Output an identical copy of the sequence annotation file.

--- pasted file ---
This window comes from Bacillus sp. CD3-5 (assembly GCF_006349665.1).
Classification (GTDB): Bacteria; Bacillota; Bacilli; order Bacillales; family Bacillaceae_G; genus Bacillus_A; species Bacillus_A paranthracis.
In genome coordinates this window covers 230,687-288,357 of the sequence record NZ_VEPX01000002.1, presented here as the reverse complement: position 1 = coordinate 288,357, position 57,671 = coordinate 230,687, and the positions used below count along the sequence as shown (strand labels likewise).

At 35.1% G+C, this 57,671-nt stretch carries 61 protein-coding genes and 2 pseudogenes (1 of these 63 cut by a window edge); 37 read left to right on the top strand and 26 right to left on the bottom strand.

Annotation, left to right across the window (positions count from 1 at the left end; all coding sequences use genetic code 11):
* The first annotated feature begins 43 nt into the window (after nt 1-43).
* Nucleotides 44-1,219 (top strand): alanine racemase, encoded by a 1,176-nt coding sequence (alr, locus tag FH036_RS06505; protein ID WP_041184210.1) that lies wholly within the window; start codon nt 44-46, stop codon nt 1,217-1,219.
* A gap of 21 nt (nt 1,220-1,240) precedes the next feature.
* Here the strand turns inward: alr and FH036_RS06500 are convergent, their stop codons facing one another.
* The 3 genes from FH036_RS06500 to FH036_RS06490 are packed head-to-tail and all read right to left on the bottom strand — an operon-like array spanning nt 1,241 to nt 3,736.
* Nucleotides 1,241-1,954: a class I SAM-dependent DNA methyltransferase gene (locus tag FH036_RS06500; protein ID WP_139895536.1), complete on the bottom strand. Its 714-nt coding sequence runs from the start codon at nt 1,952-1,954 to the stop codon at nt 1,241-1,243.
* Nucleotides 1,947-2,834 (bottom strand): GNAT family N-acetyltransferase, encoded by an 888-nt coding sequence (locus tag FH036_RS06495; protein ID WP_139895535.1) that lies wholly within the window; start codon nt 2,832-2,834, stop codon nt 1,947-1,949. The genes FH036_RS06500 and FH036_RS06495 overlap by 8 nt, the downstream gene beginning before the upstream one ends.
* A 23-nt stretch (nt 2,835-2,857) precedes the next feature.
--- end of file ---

This window comes from Bacillus sp. CD3-5 (assembly GCF_006349665.1).
Classification (GTDB): Bacteria; Bacillota; Bacilli; order Bacillales; family Bacillaceae_G; genus Bacillus_A; species Bacillus_A paranthracis.
In genome coordinates this window covers 230,687-288,357 of the sequence record NZ_VEPX01000002.1, presented here as the reverse complement: position 1 = coordinate 288,357, position 57,671 = coordinate 230,687, and the positions used below count along the sequence as shown (strand labels likewise).

At 35.1% G+C, this 57,671-nt stretch carries 61 protein-coding genes and 2 pseudogenes (1 of these 63 cut by a window edge); 37 read left to right on the top strand and 26 right to left on the bottom strand.

Annotation, left to right across the window (positions count from 1 at the left end; all coding sequences use genetic code 11):
* The first annotated feature begins 43 nt into the window (after nt 1-43).
* Nucleotides 44-1,219 (top strand): alanine racemase, encoded by a 1,176-nt coding sequence (alr, locus tag FH036_RS06505; protein ID WP_041184210.1) that lies wholly within the window; start codon nt 44-46, stop codon nt 1,217-1,219.
* A gap of 21 nt (nt 1,220-1,240) precedes the next feature.
* Here the strand turns inward: alr and FH036_RS06500 are convergent, their stop codons facing one another.
* The 3 genes from FH036_RS06500 to FH036_RS06490 are packed head-to-tail and all read right to left on the bottom strand — an operon-like array spanning nt 1,241 to nt 3,736.
* Nucleotides 1,241-1,954: a class I SAM-dependent DNA methyltransferase gene (locus tag FH036_RS06500; protein ID WP_139895536.1), complete on the bottom strand. Its 714-nt coding sequence runs from the start codon at nt 1,952-1,954 to the stop codon at nt 1,241-1,243.
* Nucleotides 1,947-2,834 (bottom strand): GNAT family N-acetyltransferase, encoded by an 888-nt coding sequence (locus tag FH036_RS06495; protein ID WP_139895535.1) that lies wholly within the window; start codon nt 2,832-2,834, stop codon nt 1,947-1,949. The genes FH036_RS06500 and FH036_RS06495 overlap by 8 nt, the downstream gene beginning before the upstream one ends.
* A 23-nt stretch (nt 2,835-2,857) precedes the next feature.